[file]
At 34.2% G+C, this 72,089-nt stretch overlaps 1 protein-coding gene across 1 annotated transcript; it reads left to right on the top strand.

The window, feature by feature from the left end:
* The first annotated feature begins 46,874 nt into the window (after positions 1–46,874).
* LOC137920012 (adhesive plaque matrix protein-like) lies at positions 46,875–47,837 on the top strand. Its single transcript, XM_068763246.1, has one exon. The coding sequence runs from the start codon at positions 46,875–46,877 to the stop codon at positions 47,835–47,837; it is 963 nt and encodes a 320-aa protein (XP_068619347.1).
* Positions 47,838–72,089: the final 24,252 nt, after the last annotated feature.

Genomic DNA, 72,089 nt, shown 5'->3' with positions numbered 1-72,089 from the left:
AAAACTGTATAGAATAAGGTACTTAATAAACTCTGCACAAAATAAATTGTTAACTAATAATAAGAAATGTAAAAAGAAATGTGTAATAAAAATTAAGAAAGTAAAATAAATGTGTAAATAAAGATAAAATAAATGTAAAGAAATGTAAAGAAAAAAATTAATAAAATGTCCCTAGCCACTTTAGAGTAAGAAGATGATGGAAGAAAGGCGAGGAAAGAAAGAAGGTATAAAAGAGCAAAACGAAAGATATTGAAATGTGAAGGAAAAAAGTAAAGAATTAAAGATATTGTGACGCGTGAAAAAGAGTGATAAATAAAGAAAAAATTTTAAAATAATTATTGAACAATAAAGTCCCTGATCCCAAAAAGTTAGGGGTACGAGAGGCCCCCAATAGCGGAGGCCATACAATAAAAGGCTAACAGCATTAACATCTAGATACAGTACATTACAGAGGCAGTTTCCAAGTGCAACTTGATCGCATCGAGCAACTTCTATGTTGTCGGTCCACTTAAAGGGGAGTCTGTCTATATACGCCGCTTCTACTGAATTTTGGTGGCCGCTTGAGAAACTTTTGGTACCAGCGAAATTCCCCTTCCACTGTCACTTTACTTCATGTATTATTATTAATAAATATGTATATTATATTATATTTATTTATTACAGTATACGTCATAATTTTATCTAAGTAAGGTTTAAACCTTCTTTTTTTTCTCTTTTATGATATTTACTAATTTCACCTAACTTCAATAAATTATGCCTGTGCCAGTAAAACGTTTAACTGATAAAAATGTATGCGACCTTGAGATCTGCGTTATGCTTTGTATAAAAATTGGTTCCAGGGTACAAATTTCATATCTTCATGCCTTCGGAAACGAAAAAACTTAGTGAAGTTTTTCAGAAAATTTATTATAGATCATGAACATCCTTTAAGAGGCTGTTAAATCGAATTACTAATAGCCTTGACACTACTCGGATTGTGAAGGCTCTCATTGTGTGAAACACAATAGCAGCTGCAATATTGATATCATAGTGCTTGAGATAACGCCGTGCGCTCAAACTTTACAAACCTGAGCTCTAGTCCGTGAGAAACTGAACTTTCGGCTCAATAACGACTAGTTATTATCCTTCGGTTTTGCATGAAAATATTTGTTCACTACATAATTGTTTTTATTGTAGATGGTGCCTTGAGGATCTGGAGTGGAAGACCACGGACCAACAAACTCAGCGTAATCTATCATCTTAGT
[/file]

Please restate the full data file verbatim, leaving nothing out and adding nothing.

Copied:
At 34.2% G+C, this 72,089-nt stretch overlaps 1 protein-coding gene across 1 annotated transcript; it reads left to right on the top strand.

The window, feature by feature from the left end:
* The first annotated feature begins 46,874 nt into the window (after positions 1–46,874).
* LOC137920012 (adhesive plaque matrix protein-like) lies at positions 46,875–47,837 on the top strand. Its single transcript, XM_068763246.1, has one exon. The coding sequence runs from the start codon at positions 46,875–46,877 to the stop codon at positions 47,835–47,837; it is 963 nt and encodes a 320-aa protein (XP_068619347.1).
* Positions 47,838–72,089: the final 24,252 nt, after the last annotated feature.

Genomic DNA, 72,089 nt, shown 5'->3' with positions numbered 1-72,089 from the left:
AAAACTGTATAGAATAAGGTACTTAATAAACTCTGCACAAAATAAATTGTTAACTAATAATAAGAAATGTAAAAAGAAATGTGTAATAAAAATTAAGAAAGTAAAATAAATGTGTAAATAAAGATAAAATAAATGTAAAGAAATGTAAAGAAAAAAATTAATAAAATGTCCCTAGCCACTTTAGAGTAAGAAGATGATGGAAGAAAGGCGAGGAAAGAAAGAAGGTATAAAAGAGCAAAACGAAAGATATTGAAATGTGAAGGAAAAAAGTAAAGAATTAAAGATATTGTGACGCGTGAAAAAGAGTGATAAATAAAGAAAAAATTTTAAAATAATTATTGAACAATAAAGTCCCTGATCCCAAAAAGTTAGGGGTACGAGAGGCCCCCAATAGCGGAGGCCATACAATAAAAGGCTAACAGCATTAACATCTAGATACAGTACATTACAGAGGCAGTTTCCAAGTGCAACTTGATCGCATCGAGCAACTTCTATGTTGTCGGTCCACTTAAAGGGGAGTCTGTCTATATACGCCGCTTCTACTGAATTTTGGTGGCCGCTTGAGAAACTTTTGGTACCAGCGAAATTCCCCTTCCACTGTCACTTTACTTCATGTATTATTATTAATAAATATGTATATTATATTATATTTATTTATTACAGTATACGTCATAATTTTATCTAAGTAAGGTTTAAACCTTCTTTTTTTTCTCTTTTATGATATTTACTAATTTCACCTAACTTCAATAAATTATGCCTGTGCCAGTAAAACGTTTAACTGATAAAAATGTATGCGACCTTGAGATCTGCGTTATGCTTTGTATAAAAATTGGTTCCAGGGTACAAATTTCATATCTTCATGCCTTCGGAAACGAAAAAACTTAGTGAAGTTTTTCAGAAAATTTATTATAGATCATGAACATCCTTTAAGAGGCTGTTAAATCGAATTACTAATAGCCTTGACACTACTCGGATTGTGAAGGCTCTCATTGTGTGAAACACAATAGCAGCTGCAATATTGATATCATAGTGCTTGAGATAACGCCGTGCGCTCAAACTTTACAAACCTGAGCTCTAGTCCGTGAGAAACTGAACTTTCGGCTCAATAACGACTAGTTATTATCCTTCGGTTTTGCATGAAAATATTTGTTCACTACATAATTGTTTTTATTGTAGATGGTGCCTTGAGGATCTGGAGTGGAAGACCACGGACCAACAAACTCAGCGTAATCTATCATCTTAGT